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The recycling movement has permeated our society like no other. Nearly every British home recycles at least partially, with Lancaster University being no exception – we ‘proudly’ recycle over 30% of all waste produced on campus. Chances are, you recycle. Please don’t, it’s bad for the environment. No, really.
Recycling in the UK is largely paid for by the taxpayer and organised by local authorities. One of the arguments for recycling is that, due to its efficiency, recycling waste saves vast amounts of money. It simply doesn’t. Councils now pay double the amount for rubbish disposal than they did in 2003 due to recycling, topping £4.2 billion. The excessive delivery, sorting, cleaning and manufacturing of new recycled products far outweighs the costs of making new materials and is wildly inefficient compared to making these products from scratch. The simple truth is that taking waste and disposing it in landfill is far less costly than the many procedures needed to turn our rubbish into new pens, tyres and toilet seats.
Recycling also creates more environmental damage than disposing of waste in landfill sites. Just think about the fumes and sludge created by recycling paper, for instance. When you put an old newspaper into a recycling bin, that newspaper has to be delivered (often hundreds of miles away from the bin you put it in), destroyed, bleached, pressed and re-dyed. All this creates incredible damage to the environment, compared with the relatively simple procedure of taking your waste and putting it in landfill. I’m not saying that landfill sites don’t damage the environment at all, but the effects are minimal compared to recycling. Regulations on landfill sites include metre-deep layers of clay to prevent damage to the soil underneath and the capturing of methane gas from decomposing rubbish can power thousands of homes. The waste can be buried, layer upon layer, and when the site is full, soil can be put on top and trees can be planted. There are parks in California made on top of old landfill sites, and it’s as if all that junk was never even there.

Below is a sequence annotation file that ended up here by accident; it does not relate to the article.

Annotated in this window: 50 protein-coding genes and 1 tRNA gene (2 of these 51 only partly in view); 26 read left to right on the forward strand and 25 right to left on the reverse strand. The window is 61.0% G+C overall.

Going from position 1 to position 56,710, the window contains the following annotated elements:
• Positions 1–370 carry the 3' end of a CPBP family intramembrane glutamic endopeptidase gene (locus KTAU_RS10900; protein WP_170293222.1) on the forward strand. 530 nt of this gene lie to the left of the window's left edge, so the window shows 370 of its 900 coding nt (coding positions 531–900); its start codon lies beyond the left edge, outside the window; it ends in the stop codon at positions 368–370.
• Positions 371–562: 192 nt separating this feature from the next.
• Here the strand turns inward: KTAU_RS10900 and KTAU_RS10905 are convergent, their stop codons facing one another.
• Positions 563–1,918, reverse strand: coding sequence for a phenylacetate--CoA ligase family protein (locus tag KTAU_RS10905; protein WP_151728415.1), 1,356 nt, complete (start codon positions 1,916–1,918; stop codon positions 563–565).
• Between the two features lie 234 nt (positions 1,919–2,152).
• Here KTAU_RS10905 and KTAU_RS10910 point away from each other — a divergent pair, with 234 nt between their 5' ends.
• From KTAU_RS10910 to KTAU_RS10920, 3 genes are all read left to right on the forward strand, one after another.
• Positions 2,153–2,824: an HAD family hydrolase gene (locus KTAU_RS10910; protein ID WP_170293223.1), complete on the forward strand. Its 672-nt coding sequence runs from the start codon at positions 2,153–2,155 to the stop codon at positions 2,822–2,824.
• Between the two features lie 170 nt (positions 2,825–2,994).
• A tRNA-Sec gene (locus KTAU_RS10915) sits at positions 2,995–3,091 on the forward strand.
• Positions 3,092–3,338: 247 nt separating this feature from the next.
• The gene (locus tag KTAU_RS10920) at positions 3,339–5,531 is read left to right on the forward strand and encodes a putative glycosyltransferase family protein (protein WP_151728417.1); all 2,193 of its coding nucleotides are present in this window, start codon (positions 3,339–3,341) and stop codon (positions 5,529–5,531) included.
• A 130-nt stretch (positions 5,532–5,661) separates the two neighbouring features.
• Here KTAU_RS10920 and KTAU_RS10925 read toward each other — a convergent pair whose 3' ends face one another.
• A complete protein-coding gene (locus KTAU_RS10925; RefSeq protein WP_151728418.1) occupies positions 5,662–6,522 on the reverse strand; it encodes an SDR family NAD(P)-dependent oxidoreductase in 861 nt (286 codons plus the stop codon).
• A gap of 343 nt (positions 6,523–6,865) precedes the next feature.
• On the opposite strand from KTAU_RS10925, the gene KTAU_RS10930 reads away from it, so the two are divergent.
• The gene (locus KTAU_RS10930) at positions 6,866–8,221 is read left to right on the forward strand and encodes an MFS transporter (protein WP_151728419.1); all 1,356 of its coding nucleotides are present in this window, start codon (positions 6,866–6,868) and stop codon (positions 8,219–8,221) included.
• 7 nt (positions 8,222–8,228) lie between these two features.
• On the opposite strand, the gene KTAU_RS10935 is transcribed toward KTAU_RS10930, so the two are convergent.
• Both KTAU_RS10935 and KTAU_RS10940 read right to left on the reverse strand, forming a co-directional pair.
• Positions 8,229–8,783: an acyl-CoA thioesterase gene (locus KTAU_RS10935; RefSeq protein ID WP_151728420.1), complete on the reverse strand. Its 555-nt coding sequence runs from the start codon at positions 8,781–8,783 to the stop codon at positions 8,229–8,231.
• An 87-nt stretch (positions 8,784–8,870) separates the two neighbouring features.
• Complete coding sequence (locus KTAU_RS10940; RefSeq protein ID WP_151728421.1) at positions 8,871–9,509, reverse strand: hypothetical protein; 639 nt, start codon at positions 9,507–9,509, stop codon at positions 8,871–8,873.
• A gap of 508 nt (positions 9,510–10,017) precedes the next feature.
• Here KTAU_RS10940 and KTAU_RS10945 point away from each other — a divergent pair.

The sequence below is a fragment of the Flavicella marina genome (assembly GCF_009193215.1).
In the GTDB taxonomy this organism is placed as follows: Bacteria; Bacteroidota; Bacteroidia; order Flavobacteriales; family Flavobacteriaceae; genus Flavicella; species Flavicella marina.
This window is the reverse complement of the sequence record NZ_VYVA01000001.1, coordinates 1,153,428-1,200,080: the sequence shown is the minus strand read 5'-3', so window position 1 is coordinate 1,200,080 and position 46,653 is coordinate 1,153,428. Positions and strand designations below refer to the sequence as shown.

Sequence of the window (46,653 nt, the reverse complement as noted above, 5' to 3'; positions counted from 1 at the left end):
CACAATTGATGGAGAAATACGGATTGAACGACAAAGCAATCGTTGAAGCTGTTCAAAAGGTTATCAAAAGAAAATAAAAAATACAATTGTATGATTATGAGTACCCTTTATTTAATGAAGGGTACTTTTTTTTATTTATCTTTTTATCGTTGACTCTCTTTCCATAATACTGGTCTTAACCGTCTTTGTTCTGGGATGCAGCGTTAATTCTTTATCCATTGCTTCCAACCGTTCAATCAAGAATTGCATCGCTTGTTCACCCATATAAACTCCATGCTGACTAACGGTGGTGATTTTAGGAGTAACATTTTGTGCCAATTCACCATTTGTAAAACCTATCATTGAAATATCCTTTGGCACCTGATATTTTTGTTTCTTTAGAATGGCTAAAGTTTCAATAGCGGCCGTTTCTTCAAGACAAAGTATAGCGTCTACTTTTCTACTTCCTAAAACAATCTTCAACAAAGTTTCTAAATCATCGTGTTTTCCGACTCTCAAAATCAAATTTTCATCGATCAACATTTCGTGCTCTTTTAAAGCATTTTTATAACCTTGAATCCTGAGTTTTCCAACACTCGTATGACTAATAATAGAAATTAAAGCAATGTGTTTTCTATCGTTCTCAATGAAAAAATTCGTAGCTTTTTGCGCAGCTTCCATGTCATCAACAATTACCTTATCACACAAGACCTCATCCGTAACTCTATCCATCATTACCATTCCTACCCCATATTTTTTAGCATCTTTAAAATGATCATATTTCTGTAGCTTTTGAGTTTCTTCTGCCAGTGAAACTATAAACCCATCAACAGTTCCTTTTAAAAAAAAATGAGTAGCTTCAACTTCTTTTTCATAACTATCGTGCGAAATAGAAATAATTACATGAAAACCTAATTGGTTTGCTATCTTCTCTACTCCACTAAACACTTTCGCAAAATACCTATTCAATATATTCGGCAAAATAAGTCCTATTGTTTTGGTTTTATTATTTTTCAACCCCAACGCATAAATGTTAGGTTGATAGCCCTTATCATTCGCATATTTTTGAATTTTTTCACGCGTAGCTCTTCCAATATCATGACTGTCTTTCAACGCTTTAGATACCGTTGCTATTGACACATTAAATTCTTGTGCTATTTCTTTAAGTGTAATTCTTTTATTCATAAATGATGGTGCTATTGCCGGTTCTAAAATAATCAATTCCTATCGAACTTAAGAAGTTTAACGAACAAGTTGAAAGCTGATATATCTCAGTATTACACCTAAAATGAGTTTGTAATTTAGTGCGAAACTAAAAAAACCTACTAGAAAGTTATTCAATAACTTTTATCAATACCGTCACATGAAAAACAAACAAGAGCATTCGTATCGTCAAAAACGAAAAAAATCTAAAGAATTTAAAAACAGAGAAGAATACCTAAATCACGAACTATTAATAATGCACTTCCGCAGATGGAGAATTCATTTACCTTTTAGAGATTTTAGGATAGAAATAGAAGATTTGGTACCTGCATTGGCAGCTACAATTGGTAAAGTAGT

The idea that recycling saves trees is completely the opposite of what’s true. If anything, it stops trees from growing. Most paper comes from tree farms, where trees are produced all the time to make paper. If you buy and waste more paper, the companies plant more trees to meet the growing demand for paper (they are a renewable resource). By recycling paper, not only are you harming the environment in the bleaching and manufacturing process, but you’re spending less money buying new paper, so there are fewer tree farms grown. The idea that trees are ‘running out’ is pure myth created by recycling plants to increase their government funding – there are three times as many trees now as there were in 1920, and deforestation is largely contained in problem areas such as South America, and is not due to making paper.
The only really useful recycling is of aluminium cans. In this case, the high costs and negative environmental impact is reduced by recycling, but most other forms are completely inefficient and cost us a grave amount of money. Remember, if recycling was efficient and profitable, there would be private recycling businesses that would pay us for our waste, but nearly every recycling business relies on government subsidies for it to stay open.
Think twice before recycling in future, your good intentions threaten both our environment and our bank balances.